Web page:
The Rockingham Meeting House. (Zachary P. Stephens/Reformer)
The Rockingham Meeting House. (Zachary P. Stephens/Reformer)

ROCKINGHAM -- The Rockingham Historical (CLG) Commission, which is powered through various grants, has announced it will receive information and education project money to fund an array of activities that celebrate and promote the town ‘s historic resources.

Certified Local Government Coordinator Christy Hotaling told the Reformer the Rockingham Historical Commission applied for the $13,083 matching grant through the Vermont Division for Historic Preservation, which issues funds that can be used for projects such as historic site and structure surveys, National Register of Historic Places nominations, historic preservation planning, information and education ventures and pre-development projects. Hotaling said the CLG communities across the state are eligible for the grants and hers applies every year.

She said it is the job of every CLG to engage and inform the public -- both local and visiting -- through projects and activities and to generally promote preservation within its community.

According to Hotaling, the $13,083 will fund the development of curriculum pertaining to the Rockingham Meeting House and vicinity history that will pair with the Vermont History curriculum for grades 6 through 8. She mentioned a large portion of the grant will fund the salaries of the people who serve as guides to the public at the Meeting House.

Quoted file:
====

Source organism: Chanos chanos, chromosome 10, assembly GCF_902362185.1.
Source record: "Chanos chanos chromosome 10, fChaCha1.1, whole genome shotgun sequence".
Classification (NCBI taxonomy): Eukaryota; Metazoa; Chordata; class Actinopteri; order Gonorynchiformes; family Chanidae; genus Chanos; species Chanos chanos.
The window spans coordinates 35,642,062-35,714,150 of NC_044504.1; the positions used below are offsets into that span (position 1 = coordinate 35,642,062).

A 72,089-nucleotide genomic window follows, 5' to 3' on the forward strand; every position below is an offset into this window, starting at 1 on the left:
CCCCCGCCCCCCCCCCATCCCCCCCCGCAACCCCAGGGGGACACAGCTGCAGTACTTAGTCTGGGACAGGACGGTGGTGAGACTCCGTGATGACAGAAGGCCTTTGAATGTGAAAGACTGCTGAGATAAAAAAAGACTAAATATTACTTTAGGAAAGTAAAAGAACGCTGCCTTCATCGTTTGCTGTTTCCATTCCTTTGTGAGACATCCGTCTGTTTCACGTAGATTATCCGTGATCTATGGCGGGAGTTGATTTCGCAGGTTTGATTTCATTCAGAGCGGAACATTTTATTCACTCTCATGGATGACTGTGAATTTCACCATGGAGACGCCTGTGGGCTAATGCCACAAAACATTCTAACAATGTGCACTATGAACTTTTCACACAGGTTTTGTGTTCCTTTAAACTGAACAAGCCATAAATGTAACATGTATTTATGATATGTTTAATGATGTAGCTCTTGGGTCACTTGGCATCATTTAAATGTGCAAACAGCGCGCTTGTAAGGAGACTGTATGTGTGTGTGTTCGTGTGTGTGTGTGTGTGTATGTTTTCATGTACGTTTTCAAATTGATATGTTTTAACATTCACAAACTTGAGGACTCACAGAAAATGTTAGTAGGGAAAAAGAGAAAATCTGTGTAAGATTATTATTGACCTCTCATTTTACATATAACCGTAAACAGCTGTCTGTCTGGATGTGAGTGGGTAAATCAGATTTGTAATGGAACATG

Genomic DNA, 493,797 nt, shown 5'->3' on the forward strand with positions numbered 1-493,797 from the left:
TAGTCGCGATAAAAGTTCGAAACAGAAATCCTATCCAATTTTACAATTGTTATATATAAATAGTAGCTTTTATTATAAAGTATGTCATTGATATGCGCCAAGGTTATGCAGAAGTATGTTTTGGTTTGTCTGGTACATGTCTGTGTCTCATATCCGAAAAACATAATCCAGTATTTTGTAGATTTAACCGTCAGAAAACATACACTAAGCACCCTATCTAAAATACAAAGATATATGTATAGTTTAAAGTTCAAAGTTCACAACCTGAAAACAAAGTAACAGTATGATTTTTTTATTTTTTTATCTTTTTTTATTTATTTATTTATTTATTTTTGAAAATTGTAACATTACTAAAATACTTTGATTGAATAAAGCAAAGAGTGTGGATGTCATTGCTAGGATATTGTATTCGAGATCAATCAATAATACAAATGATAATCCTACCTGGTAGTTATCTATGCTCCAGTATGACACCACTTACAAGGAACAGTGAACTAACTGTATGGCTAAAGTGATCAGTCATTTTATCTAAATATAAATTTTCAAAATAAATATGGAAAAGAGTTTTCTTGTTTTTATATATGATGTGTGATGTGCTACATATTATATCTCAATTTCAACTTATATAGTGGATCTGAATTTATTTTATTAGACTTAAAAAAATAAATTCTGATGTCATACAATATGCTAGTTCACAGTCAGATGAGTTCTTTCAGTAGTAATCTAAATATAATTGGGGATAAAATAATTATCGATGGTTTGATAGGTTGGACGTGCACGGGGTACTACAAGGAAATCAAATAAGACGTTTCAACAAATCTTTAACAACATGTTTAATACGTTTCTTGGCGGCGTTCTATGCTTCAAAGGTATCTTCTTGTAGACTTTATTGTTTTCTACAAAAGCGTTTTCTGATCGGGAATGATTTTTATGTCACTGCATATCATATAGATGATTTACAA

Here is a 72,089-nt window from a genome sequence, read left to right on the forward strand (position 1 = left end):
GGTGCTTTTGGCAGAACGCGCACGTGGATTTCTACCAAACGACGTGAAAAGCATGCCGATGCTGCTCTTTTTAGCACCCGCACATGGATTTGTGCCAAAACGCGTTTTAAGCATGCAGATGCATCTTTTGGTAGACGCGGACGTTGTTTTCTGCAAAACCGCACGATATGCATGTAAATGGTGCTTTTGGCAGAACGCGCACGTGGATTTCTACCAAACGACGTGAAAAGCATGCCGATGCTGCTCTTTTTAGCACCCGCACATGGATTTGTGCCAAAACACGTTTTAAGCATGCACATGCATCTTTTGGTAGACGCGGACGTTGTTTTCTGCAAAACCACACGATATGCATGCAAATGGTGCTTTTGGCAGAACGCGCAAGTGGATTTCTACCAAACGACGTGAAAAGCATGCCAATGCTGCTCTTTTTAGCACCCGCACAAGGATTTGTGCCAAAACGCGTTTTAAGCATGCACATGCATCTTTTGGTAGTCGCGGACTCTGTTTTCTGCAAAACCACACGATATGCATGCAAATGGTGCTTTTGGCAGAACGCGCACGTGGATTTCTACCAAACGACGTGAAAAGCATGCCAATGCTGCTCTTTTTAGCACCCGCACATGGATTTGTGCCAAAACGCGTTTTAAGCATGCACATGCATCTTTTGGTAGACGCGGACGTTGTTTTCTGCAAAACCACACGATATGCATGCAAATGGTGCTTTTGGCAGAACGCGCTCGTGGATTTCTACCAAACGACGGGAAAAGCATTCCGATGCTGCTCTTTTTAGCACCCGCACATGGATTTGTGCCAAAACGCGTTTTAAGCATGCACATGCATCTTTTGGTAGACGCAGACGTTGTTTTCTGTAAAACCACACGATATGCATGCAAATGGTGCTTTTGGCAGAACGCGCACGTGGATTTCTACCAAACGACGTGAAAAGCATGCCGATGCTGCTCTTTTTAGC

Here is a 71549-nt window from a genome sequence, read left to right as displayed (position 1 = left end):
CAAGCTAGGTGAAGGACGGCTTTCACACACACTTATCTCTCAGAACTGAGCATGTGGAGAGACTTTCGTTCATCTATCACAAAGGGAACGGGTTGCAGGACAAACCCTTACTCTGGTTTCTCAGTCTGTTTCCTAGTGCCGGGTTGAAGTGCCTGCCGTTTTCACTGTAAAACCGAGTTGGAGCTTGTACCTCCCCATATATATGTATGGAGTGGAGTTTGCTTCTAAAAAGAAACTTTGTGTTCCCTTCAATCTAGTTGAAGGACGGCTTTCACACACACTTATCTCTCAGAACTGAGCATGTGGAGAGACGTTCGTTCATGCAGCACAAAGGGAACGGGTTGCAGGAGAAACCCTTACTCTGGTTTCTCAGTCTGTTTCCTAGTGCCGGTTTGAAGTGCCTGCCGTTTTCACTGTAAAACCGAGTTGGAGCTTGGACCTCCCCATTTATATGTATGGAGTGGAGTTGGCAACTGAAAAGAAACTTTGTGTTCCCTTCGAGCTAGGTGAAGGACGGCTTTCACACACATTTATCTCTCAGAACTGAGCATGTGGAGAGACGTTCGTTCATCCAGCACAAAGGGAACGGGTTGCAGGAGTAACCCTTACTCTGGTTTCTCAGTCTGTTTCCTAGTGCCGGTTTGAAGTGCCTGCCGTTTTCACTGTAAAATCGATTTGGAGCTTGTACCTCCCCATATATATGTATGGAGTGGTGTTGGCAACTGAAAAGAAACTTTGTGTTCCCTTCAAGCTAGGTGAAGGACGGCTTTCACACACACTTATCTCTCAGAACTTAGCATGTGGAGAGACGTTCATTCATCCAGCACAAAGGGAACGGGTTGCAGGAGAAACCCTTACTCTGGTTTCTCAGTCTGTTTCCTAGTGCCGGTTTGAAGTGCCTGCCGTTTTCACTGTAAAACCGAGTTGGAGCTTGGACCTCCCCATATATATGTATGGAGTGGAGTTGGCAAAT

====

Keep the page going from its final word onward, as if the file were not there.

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The money will support Rockingham's Annual Old House Awards, which honors citizens local property owners who have restored or renewed their historic houses and commercial buildings, and the Speaker's Program, which consists of a series of public presentations and discussions that address history and historic preservation issues relevant to Rockingham.

The money bestowed upon Rockingham is part of $41,000 in CLG matching grants The Vermont Division for Historic Preservation and the Advisory Council on Historic Preservation have awarded to six Vermont towns this year for community-based preservation efforts.

"These six projects raise local awareness and appreciation of the historic buildings in which many of us work, live and gather, buildings we see every day," Vermont State Historic Preservation Officer Laura Trieschmann said in a statement. "Each CLG grant requires a local match, and we are continually impressed by the dedication of local residents and municipal staff in each CLG community to see these projects through to completion. We are as equally dedicated to supporting these communities and celebrating their preservation efforts."

The CLG program was established in 1980 and helps local governments "integrate historic preservation concerns with local planning decisions," according to the Vermont Division for Historic Preservation, which administers the program that is funded by the National Park Service. There are now 14 Vermont communities designated as CLGs.

Domenic Poli can be reached at dpoli@reformer.com, or 802-254-2311, ext. 277. You can follow him on Twitter @dpoli_reformer.